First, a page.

Angela said she’s proud of her husband every single day. “I’m not going to lie — some days, he’s weak, but I always push him,” she said. “It’s not because I want to be mean. It’s because I know he can do it. He’s really strong, and when everything happened, the first thing that came to my mind was, ‘He’s going to make it. Even in the wheelchair, I don’t care, he’s going to make it.’”
Angela said her husband inspires everyone he meets. “Kids want to be like him. I’m so proud of him,” she said.
DoD Warrior Games
The girls said the games made them proud not only of their father, but also of the other athletes. “It’s crazy to see all these teams come together and play their hearts out,” Sydney said. “I’ve never seen this before. I’m really happy to be a part of it. There’s so much love here; it’s great.”
“When warriors get wounded or shot, the Warrior Games helps them know they have something to do instead of staying in a hospital room or their house,” Isabella said. “They can actually compete with other people, do some cool things. It’s not always about competing. It’s about fun, meeting new people, seeing what happened to them, maybe learning some new languages, or accents, or just making new friends — things like that.”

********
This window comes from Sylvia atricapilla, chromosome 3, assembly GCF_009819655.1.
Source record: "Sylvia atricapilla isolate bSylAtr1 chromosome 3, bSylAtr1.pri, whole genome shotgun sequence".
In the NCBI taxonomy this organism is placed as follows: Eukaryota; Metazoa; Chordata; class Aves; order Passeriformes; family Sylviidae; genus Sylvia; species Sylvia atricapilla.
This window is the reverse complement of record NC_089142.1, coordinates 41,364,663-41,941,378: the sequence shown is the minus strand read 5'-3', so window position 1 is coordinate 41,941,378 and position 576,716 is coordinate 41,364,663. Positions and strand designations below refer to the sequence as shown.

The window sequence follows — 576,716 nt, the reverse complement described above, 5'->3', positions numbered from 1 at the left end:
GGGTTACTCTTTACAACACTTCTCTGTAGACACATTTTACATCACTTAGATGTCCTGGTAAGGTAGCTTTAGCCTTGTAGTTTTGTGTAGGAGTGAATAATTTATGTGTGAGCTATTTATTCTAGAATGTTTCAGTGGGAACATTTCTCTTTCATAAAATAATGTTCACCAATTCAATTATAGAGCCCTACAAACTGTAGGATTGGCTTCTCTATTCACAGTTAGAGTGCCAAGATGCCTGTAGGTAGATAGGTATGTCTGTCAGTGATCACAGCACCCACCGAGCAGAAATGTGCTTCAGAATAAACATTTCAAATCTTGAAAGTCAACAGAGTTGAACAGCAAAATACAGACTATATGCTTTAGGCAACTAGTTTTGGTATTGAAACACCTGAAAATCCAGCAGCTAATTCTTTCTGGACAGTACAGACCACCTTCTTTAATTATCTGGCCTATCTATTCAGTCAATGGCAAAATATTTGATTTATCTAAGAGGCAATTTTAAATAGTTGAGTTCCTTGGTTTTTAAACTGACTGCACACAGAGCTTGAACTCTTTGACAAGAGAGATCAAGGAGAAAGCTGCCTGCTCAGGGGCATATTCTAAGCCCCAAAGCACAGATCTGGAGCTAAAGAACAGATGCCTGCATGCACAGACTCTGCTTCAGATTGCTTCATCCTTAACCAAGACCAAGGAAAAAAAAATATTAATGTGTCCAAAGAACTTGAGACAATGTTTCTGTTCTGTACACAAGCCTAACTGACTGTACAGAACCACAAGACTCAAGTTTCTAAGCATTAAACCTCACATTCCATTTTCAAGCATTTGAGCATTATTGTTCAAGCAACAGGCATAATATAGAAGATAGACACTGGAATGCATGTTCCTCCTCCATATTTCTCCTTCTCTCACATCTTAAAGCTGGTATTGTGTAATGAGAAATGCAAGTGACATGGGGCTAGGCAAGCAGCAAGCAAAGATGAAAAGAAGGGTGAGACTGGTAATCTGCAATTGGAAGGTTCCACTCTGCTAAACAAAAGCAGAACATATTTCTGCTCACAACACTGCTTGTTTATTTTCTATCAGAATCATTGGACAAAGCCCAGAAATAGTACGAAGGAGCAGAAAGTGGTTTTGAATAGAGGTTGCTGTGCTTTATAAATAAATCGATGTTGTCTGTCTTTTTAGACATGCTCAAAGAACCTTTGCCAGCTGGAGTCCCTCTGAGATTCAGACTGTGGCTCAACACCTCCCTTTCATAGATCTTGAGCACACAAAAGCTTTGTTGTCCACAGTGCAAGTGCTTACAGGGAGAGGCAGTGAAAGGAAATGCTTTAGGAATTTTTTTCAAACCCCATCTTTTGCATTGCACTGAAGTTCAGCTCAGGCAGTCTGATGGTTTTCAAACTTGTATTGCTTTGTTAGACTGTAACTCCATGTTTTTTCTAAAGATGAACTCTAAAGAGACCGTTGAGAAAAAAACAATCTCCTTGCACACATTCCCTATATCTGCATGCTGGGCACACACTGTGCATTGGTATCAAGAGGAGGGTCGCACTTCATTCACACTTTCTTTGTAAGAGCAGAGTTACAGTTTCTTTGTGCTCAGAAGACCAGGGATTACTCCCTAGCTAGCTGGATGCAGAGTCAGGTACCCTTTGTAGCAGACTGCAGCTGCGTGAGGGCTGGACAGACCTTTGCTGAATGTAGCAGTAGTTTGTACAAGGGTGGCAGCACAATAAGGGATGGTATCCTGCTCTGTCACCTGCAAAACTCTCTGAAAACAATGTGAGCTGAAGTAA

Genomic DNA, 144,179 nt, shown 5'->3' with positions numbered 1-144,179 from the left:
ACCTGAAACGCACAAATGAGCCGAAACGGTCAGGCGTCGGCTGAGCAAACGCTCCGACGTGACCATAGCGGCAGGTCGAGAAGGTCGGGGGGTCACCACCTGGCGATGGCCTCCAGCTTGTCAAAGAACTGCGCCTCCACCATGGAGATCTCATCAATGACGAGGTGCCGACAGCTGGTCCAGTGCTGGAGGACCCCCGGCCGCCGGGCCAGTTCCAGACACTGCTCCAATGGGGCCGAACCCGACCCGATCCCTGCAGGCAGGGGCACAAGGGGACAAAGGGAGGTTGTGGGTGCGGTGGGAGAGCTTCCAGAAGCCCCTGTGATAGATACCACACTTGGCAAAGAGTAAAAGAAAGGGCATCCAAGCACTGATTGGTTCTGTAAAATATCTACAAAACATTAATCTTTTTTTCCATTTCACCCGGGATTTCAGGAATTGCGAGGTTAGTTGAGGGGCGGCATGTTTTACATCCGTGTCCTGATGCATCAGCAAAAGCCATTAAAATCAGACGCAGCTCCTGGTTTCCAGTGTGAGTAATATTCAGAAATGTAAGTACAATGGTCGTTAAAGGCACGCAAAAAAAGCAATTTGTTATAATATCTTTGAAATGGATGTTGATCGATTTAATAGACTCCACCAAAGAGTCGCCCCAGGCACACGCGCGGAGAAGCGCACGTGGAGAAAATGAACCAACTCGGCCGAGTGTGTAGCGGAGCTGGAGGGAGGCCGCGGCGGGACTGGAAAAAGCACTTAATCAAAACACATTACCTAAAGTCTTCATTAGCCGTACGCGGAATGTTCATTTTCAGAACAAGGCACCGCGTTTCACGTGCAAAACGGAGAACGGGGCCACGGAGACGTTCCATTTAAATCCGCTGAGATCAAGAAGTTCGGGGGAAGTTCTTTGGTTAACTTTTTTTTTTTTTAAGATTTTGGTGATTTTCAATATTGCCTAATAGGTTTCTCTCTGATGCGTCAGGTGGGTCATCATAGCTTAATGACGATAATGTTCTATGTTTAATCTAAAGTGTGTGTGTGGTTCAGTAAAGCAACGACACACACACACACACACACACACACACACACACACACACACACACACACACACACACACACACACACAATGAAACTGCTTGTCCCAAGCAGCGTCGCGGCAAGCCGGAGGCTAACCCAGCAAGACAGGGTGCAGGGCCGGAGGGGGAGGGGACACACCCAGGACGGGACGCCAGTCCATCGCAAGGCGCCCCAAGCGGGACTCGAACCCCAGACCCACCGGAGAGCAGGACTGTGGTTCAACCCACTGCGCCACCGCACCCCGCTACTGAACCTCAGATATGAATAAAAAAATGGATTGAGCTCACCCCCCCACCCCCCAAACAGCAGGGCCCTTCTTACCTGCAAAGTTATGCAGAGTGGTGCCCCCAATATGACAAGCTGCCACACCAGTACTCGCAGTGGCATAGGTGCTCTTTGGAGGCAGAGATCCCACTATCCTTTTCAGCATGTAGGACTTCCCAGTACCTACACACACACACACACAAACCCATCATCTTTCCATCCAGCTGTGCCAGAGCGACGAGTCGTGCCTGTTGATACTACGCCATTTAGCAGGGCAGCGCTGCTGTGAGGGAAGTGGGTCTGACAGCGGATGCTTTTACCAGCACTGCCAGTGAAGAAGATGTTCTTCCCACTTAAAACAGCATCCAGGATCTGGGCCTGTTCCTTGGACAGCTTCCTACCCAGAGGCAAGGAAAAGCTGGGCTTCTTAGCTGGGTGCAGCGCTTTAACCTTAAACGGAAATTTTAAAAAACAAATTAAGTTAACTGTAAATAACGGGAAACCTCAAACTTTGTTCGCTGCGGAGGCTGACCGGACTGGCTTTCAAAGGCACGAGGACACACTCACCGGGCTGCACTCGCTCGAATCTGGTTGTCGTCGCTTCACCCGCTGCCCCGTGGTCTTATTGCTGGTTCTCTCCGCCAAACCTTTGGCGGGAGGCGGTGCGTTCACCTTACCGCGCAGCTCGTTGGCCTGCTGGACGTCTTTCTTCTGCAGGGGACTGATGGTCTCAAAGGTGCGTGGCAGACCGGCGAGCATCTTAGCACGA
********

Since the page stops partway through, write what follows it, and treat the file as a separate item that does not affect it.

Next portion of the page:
George said during cycling, he was riding next to a British athlete who was in the wrong gear and having trouble. He told him to switch the gears. “He was like, ‘I’m so tired.’ I told him, ‘Switch the gear.’ He was like, ‘Oh mate, I didn’t know that; this makes sense.’ I think he may have been one of the guys on the stand that beat me,” George said, laughing. “It’s not about the competition.”
Vera said it’s great that, the athletes have their families to support them, because when service members are wounded, the families are affected as well.
“Everybody’s affected by it — your parents, your sisters, your brothers, everybody,” he said. “The support of the family is the most important thing. Family is everything.”
Isabella said she encourages people to help their wounded family members “because you never know what’s possible unless you try.”
(Follow Shannon Collins on Twitter: @CollinsDoDNews)